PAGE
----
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Rutherford Appleton Laboratory case study

Robust low noise QCL driver employed in laser development for space missions

Ice Bloc QCL used to develop robust, low-noise molecular sensing system for space and atmospheric science.

The Laser Spectroscopy Team in the Space Science and Technology Department of the Rutherford Appleton Laboratory (RAL), led by Dr Damien Wiedmann, are developing novel laser spectroscopy systems for real-time molecular sensing. Their experiments employ tunable quantum cascade lasers (QCLs) and have a wide range of applications, from defence and security (e.g. remote detection of explosives) to space and atmospheric science.

Devices for space missions must satisfy stringent requirements, needing to be compact, efficient and highly reliable. An important part of the system is therefore the QCL driver, which provides current and thermal monitoring for the laser.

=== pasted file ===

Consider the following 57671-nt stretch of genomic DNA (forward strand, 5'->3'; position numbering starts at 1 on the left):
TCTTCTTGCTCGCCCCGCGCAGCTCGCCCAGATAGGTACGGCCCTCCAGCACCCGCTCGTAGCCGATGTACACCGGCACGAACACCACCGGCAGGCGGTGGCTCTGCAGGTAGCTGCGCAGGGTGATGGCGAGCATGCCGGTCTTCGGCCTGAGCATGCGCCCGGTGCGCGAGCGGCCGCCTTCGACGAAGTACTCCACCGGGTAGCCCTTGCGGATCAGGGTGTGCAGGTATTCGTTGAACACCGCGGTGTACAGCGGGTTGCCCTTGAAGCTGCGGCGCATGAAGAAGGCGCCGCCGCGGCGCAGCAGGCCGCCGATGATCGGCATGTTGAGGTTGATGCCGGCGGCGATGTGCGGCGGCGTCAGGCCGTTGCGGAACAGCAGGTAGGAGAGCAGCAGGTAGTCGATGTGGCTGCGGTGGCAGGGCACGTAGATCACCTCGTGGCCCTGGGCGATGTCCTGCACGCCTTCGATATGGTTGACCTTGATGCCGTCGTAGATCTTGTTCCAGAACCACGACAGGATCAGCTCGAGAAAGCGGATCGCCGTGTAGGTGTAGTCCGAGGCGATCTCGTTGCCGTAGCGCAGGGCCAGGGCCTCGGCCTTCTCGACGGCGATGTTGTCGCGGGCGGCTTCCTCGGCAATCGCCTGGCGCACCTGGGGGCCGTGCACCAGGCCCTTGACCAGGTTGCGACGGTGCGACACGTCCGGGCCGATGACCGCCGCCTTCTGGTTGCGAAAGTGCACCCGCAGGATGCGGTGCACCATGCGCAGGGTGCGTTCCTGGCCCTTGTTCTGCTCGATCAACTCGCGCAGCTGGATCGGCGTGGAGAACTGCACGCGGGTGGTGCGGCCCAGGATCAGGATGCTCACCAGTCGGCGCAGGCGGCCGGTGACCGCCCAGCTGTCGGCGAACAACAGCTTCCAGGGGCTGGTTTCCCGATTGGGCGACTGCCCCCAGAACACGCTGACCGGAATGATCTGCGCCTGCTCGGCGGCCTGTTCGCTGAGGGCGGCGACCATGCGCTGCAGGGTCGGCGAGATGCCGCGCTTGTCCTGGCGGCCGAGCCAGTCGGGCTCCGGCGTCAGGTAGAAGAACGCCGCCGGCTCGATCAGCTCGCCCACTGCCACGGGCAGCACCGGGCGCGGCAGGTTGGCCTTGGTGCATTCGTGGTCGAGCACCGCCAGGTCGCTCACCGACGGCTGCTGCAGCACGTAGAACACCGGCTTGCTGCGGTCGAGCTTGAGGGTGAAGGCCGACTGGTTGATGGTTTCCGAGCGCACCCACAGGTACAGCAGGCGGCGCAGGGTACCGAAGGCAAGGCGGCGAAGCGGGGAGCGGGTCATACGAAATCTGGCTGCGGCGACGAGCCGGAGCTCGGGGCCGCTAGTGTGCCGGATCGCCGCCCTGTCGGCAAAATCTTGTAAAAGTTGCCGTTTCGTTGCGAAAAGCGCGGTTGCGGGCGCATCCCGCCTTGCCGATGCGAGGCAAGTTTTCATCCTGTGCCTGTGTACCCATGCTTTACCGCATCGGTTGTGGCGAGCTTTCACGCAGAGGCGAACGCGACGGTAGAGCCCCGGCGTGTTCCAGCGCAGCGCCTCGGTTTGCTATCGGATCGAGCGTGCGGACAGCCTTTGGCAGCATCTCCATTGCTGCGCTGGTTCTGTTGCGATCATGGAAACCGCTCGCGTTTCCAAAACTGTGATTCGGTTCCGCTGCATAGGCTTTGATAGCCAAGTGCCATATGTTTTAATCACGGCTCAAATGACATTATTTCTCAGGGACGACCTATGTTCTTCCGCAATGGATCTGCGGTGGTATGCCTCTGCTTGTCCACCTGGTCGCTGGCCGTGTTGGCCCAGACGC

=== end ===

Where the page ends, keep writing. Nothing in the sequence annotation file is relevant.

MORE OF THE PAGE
After experiencing problems with many commercial QCL controllers, the Laser Spectroscopy Team worked with M Squared to develop an enhanced product. The resulting Ice Bloc QCL driver offered many improvements, including lower noise performance (improving the frequency stability of the laser) and better long-term stability. M Squared were also able to offer a customised power supply to meet the demands for highly efficient devices in space.

Ethernet connectivity and web browser-based device control enabled Damien and his team to get the Ice Bloc set up and operational quickly and easily. For tuning the QCL wavelength to make spectroscopic measurements, current and temperature tuning was used, which was easily implemented using the built-in current and set-point temperature ramps in the web interface.

In summary, Ice Bloc QCL enabled scientists at RAL to develop lower noise, more robust laser spectroscopy systems, controlled remotely through a web browser and with the potential for space missions.